South Africa’s Defence Force has been stolen dry – R1 billion in CORRUPTION!


Hanno Labuschagne2 September 2021

The South African National Defence Force (SANDF) has hundreds of outstanding corruption and fraud cases among its members, totalling well above R1 billion in value.

This was revealed during a recent presentation by the SANDF to Parliament’s Portfolio Committee on Defence.

During the session, the SANDF presented MPs with a Corruption and Fraud Register, which collates the cases under investigation by the SANDF’s Inspectorate Division, Military Police Division, and the Defence Legal Services Division.

This showed a massive backlog of cases, with 407 still either under investigation or in court.

In the last quarter, only 14 cases were concluded, while a further 33 cases were added.

Of those concluded cases, most were for minor offences such as fraudulent authorisation of trips and receipts, and fraudulent sick leave.

The most severe convictions were a fine of R6,000 and suspended six months imprisonment for sick note fraud, and two dismissals related to sick leave fraud.

More worryingly, however, was the list of 122 high-profile cases which involved fraud or corruption of R100,000 or greater.

The most recent cases of suspected fraud and corruption being investigated that occurred between 2019 and 2020 were:
R400 million contract for Covid-19 related equipment.
R239 million for supply of life capability project.
R17.9 million for a server rack procured by the Command and Management Information System (CMIS).
R11.4 million paid for 658 computers before delivery.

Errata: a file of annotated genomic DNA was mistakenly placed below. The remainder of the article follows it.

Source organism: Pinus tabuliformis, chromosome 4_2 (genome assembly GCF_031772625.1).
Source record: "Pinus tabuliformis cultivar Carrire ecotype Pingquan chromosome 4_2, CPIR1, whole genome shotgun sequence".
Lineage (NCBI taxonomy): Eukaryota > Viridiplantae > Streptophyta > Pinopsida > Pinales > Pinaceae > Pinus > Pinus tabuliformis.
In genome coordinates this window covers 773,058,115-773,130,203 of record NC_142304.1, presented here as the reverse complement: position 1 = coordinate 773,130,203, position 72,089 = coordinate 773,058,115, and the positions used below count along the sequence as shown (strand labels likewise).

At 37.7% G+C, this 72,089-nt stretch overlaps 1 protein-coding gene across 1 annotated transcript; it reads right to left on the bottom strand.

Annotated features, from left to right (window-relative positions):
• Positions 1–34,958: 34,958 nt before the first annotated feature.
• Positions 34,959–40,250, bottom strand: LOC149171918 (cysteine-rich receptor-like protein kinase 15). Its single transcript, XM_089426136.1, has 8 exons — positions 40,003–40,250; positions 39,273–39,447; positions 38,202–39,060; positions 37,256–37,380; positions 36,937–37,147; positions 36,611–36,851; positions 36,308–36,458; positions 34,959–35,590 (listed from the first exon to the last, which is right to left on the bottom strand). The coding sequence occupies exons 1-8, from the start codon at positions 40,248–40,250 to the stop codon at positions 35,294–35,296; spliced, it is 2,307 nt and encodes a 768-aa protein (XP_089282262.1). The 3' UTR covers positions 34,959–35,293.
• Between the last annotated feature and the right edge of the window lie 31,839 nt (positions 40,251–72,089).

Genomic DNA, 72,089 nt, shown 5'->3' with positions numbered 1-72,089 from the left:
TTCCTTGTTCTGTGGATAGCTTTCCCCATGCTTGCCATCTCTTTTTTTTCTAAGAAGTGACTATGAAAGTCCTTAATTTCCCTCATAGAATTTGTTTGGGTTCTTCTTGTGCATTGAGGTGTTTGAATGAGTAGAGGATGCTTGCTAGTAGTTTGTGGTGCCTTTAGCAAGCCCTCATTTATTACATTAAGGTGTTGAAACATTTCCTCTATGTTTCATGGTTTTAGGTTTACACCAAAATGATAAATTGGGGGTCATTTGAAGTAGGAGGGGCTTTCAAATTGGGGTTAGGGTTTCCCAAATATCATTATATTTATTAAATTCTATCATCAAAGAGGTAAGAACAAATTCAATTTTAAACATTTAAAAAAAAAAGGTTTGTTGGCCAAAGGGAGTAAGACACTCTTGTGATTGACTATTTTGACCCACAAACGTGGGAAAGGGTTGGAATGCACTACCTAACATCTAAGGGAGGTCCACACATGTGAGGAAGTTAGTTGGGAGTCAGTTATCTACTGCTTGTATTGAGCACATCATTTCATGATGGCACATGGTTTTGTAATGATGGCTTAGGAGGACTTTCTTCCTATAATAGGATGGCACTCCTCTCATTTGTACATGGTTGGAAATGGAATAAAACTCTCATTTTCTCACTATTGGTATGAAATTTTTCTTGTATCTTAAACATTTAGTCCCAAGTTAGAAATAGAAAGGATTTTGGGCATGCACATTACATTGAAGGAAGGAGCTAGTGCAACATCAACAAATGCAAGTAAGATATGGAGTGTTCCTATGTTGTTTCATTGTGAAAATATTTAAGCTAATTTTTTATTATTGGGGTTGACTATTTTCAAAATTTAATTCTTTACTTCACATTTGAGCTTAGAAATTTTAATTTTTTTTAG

One other notable case currently under investigation by the SIU involves a R120-million deal from the 2017/2018 financial year for the purchase of 20,000 unspecified software licences, of which only 15,000 were delivered.

There were dozens of other fraud and corruption cases worth millions of rand. Combined with the cases listed above these easily exceed R1 billion in value.

Many of the other cases involved hundreds of thousands or millions of rand paid in salaries, for work that was not completed, or for tenders that did not follow the right procurement processes.

The high-profile cases stretched over the last two decades, with one case shown going back to 1998.

To make matters worse, these cases do not include instances of irregular, fruitless, and wasteful expenditure at the SANDF, which are handled administratively by the Chief Finance Division.

ANC MP Alexandra Beukes raised concern over the fact that, from the cases presented, more than 30 were still being investigated by the Military Police, some of which occurred 13 years ago.

The chairperson of the committee, Cyril Xaba, asked that SANDF add the suspended members for each case, as this was not forthcoming in the presentation.

New defence minister Thandi Modise apologised for the presentation’s quality and that MPs were not briefed properly beforehand on the contents to allow for proper questioning.

DA MP Kobus Marais told MyBroadband the state of the cases was totally unacceptable and a sign of poor management and discipline up to the highest rank and position.

“We as South Africans must have faith and trust in the SANDF to act in our best interest. Constitution S200(1) clearly obliges the SANDF and its leadership to be a ‘disciplined military force,’” said Marais.

“Nothing less will be acceptable, and if management allows ill-discipline, then they must be held accountable.”

“It is important that consequence management must be a part of the responsibilities of everyone in a senior and/or overseeing role and position,” he added.


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